That simulator includes debugging features like the ones I found so useful in Ed Satterthwaite’s system for ALGOL W, mentioned earlier. I always feel quite confident after checking a program with those tools.

Andrew: Despite its formulation many years ago, TeX is still thriving, primarily as the foundation for LaTeX. While TeX has been effectively frozen at your request, are there features that you would want to change or add to it, if you had the time and bandwidth? If so, what are the major items you add/change?

Donald: I believe changes to TeX would cause much more harm than good. Other people who want other features are creating their own systems, and I’ve always encouraged further development—except that nobody should give their program the same name as mine. I want to take permanent responsibility for TeX and Metafont, and for all the nitty-gritty things that affect existing documents that rely on my work, such as the precise dimensions of characters in the Computer Modern fonts.

Andrew: One of the little-discussed aspects of software development is how to do design work on software in a completely new domain. You were faced with this issue when you undertook TeX: No prior art was available to you as source code, and it was a domain in which you weren’t an expert. How did you approach the design, and how long did it take before you were comfortable entering into the coding portion?

Donald: That’s another good question! I’ve discussed the answer in great detail in Chapter 10 of my book Literate Programming, together with Chapters 1 and 2 of my book Digital Typography. I think that anybody who is really interested in this topic will enjoy reading those chapters. (See also Digital Typography Chapters 24 and 25 for the complete first and second drafts of my initial design of TeX in 1977.)

Andrew: The books on TeX and the program itself show a clear concern for limiting memory usage—an important problem for systems of that era. Today, the concern for memory usage in programs has more to do with cache sizes. As someone who has designed a processor in software, the issues of cache-aware and cache-oblivious algorithms surely must have crossed your radar screen. Is the role of processor caches on algorithm design something that you expect to cover, even if indirectly, in your upcoming work?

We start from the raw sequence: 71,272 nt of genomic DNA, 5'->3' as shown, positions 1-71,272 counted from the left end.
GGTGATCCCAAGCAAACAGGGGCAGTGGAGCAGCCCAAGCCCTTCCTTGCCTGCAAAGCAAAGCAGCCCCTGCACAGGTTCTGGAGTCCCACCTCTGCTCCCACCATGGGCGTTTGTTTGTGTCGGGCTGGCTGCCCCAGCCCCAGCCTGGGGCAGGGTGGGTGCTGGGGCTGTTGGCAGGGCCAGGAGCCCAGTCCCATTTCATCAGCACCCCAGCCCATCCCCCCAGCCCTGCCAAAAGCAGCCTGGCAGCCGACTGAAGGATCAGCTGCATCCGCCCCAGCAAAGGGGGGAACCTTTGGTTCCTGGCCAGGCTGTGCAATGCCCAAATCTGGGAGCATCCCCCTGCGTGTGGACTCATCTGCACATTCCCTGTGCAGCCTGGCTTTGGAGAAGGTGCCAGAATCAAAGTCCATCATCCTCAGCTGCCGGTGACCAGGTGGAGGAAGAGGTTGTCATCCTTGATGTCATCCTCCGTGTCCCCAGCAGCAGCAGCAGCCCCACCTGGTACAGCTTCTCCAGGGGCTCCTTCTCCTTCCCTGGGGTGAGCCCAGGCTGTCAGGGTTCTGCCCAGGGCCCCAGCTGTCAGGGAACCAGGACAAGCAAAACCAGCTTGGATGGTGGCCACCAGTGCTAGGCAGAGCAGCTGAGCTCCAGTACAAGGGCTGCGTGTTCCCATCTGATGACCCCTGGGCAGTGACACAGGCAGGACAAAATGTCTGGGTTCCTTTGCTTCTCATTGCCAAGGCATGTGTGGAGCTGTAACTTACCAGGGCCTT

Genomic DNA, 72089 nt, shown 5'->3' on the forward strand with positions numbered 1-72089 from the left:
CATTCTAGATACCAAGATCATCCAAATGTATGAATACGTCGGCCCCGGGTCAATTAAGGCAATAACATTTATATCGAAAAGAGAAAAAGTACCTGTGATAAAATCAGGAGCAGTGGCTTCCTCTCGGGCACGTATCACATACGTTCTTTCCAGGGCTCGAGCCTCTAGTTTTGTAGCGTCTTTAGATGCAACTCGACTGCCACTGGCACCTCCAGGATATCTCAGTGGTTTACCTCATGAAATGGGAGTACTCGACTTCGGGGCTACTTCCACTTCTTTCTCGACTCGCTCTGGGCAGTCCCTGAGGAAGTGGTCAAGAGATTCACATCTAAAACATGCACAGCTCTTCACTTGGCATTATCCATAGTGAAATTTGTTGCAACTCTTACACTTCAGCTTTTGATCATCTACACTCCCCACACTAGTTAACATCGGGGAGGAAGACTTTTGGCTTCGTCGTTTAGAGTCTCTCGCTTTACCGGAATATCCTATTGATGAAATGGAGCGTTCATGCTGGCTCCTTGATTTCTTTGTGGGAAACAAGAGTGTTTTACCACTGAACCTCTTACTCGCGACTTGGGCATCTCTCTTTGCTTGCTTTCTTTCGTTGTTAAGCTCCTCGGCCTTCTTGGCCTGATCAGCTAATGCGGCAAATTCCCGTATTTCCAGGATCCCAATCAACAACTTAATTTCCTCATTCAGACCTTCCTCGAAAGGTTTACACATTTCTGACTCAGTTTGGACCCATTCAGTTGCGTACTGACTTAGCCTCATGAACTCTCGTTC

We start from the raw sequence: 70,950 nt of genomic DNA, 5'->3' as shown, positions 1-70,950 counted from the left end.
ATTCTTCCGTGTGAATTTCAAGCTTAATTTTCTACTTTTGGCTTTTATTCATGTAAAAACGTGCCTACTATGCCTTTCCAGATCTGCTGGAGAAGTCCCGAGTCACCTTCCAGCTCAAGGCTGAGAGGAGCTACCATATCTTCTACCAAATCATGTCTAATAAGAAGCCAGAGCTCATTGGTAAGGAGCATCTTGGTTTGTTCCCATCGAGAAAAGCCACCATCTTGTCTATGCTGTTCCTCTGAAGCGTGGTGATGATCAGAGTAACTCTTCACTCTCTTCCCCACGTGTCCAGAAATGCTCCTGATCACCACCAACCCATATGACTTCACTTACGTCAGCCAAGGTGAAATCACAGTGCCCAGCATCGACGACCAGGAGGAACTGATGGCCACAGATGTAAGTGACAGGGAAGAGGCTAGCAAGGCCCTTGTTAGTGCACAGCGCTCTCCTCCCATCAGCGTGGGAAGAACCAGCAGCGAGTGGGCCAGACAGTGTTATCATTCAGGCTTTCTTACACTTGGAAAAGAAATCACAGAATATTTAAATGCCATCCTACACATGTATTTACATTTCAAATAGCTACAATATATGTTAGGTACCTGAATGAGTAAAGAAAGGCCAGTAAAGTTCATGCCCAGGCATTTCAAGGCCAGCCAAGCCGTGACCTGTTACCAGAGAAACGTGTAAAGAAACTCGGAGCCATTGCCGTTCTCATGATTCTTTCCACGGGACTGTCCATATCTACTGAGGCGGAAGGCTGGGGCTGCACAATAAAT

Donald: I mentioned earlier that MMIX provides a test bed for many varieties of cache. And it’s a software-implemented machine, so we can perform experiments that will be repeatable even a hundred years from now. Certainly the next editions of Volumes 1-3 will discuss the behavior of various basic algorithms with respect to different cache parameters.

In Volume 4 so far, I count about a dozen references to cache memory and cache-friendly approaches (not to mention a "memo cache," which is a different but related idea in software).

Andrew: What set of tools do you use today for writing TAOCP? Do you use TeX? LaTeX? CWEB? Word processor? And what do you use for the coding?

Donald: My general working style is to write everything first with pencil and paper, sitting beside a big wastebasket. Then I use Emacs to enter the text into my machine, using the conventions of TeX. I use tex, dvips, and gv to see the results, which appear on my screen almost instantaneously these days. I check my math with Mathematica.